Ingrid Abramovitch

House Proud – The Blog

book-cover

Greetings and welcome to House Proud, a blog that I am launching in connection with the October 22, 2009 publication date of my book, Restoring a House in the City. The book features 21 houses in ten North American cities, from Montreal to San Francisco. While the focus is on renovating antique town houses, brownstones, and row houses, there is plenty of inspiration–along with hard information–relevant to anyone who is restoring and decorating an older home or pre-war apartment. In fact, several people who live in none of the above (from loft dwellers to suburbanites) have told me that they, too, have found lots of ideas to steal from the book. I’ll be using this blog to share behind-the-scenes information and stories about Restoring a House in the City, as well as to provide updates, articles (both my own–I write for several design magazines–as well as links to others that catch my eye), restoring and decorating sources, and observations that I hope will be of interest.

One question I’ve been getting about the book relates to the striking cover image by the photographer Brian Park (brianparkphoto.com), who shot the majority of the images in the book. Whose doorbell is that? And where is it? The brass buzzer graces the Brooklyn Heights brownstone belonging to interior designer Kathryn Scott (kathrynscott.com) and her husband, the incredible Shanghai-born conceptual artist Wenda Gu (wendagu.com). But while the doorbell is antique, it’s not original to the house. Scott found the buzzer in an antique shop and saved it for several years until she had a front door of her own where it could be installed. An electrician friend spent many hours figuring out how to hook it up to their phone and computer, so when a buzzer is pulled, no bell is activated. Instead, the telephone rings and the visitor’s face pops up on a computer screen. Old School meets High Tech: It’s an apt metaphor for the homes in Restoring a House in the City, in which the past is respectfully preserved, but never at the expense of modern life.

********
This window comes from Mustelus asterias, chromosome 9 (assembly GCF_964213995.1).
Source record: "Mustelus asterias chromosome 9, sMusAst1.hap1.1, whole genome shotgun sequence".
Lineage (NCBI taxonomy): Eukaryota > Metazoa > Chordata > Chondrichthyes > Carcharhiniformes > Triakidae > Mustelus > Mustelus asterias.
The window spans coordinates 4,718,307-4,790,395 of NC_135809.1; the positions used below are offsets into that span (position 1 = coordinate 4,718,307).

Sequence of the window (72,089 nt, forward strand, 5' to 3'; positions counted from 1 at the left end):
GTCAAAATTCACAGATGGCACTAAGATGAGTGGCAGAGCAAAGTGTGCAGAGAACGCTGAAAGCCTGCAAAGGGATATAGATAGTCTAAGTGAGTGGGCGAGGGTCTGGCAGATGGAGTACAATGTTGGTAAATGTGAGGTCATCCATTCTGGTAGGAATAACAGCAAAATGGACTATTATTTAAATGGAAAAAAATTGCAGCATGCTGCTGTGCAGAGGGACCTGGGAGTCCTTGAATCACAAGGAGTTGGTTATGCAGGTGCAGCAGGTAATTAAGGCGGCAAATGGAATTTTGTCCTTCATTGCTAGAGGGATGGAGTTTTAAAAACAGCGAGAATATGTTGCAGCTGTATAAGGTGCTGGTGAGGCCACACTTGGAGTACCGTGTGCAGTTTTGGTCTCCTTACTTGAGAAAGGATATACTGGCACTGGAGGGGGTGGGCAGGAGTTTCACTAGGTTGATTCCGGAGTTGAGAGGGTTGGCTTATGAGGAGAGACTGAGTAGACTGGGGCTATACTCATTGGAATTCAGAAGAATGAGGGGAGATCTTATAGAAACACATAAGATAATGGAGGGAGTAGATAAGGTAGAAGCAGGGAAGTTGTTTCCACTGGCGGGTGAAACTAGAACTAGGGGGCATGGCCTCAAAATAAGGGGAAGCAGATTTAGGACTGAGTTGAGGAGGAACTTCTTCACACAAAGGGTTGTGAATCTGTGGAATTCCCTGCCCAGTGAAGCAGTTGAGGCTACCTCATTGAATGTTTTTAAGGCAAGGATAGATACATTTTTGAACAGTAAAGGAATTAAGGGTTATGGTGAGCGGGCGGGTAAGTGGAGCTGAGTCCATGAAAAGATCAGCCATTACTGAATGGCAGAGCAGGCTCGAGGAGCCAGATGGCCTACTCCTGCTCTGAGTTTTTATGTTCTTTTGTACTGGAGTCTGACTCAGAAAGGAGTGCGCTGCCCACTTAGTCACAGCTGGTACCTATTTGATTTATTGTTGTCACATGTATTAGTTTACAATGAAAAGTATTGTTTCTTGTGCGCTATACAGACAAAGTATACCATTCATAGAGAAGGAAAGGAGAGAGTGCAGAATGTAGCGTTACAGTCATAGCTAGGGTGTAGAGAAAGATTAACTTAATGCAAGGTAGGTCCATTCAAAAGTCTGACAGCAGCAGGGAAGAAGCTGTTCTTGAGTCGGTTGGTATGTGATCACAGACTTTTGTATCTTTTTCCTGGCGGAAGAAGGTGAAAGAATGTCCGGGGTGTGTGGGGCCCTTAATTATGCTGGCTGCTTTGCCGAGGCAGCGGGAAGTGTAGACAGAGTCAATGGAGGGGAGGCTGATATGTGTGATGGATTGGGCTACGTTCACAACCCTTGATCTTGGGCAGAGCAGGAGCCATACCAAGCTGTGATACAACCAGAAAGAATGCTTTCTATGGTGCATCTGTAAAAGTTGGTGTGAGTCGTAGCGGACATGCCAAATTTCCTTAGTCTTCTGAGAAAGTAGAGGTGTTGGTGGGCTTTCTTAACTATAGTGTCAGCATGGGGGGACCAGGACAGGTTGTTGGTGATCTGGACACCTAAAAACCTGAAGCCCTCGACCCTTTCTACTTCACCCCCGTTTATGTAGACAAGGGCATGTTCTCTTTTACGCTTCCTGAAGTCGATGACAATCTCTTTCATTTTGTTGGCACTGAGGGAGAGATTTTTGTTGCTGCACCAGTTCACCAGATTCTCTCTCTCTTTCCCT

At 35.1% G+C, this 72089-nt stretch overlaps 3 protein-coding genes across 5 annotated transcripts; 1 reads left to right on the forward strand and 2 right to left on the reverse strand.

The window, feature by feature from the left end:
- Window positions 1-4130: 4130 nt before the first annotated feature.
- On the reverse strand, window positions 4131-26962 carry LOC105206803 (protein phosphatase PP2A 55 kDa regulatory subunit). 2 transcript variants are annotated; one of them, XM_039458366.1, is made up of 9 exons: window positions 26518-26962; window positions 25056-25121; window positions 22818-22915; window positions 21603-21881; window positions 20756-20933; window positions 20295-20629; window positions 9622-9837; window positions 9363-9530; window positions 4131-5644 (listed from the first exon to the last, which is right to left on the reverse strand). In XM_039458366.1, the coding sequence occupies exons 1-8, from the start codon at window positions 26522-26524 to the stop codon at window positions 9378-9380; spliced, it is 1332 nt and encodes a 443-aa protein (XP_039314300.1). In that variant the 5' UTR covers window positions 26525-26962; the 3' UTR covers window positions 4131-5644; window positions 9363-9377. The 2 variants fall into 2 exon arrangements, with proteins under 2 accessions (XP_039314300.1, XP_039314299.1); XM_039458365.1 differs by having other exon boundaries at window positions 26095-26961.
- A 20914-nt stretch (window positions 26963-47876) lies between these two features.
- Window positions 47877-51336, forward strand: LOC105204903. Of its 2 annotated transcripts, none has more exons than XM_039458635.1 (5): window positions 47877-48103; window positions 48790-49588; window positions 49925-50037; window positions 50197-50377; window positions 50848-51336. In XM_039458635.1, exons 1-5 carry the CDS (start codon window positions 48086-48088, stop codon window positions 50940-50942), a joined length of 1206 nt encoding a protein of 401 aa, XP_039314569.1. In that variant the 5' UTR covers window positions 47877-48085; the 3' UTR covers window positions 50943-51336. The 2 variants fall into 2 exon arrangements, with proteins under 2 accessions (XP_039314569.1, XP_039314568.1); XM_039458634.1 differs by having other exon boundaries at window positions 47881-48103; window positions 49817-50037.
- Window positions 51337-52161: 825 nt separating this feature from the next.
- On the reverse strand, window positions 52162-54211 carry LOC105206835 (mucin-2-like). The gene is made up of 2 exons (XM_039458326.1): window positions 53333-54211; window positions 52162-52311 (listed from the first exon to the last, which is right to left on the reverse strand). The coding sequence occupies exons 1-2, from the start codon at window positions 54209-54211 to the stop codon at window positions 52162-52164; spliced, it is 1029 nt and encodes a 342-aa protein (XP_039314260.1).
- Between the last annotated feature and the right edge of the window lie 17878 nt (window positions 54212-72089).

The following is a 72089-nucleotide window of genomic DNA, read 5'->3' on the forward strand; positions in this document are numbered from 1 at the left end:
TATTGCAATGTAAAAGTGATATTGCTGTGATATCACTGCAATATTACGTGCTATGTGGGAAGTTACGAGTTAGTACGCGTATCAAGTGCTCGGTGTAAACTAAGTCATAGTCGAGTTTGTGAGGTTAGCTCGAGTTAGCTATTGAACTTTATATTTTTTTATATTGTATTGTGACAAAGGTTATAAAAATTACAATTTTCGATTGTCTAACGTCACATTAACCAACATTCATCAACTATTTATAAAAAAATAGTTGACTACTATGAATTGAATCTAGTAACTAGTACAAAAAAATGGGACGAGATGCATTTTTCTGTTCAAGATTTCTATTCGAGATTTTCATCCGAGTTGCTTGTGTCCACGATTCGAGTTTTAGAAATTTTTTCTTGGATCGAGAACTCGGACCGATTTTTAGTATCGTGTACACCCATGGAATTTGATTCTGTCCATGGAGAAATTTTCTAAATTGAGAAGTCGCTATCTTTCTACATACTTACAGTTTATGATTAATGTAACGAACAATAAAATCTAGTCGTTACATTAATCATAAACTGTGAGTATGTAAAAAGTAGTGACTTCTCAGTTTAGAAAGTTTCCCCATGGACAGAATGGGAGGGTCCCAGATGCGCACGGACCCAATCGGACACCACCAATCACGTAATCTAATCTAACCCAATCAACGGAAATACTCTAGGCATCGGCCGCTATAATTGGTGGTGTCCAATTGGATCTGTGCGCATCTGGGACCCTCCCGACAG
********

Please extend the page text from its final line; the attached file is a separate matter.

Until my next post, I want to thank you for visiting my website. Just pull one of those worn buzzers on the cover and step inside. And feel free to contact me via this website if you have any questions about the book or about your own homes.

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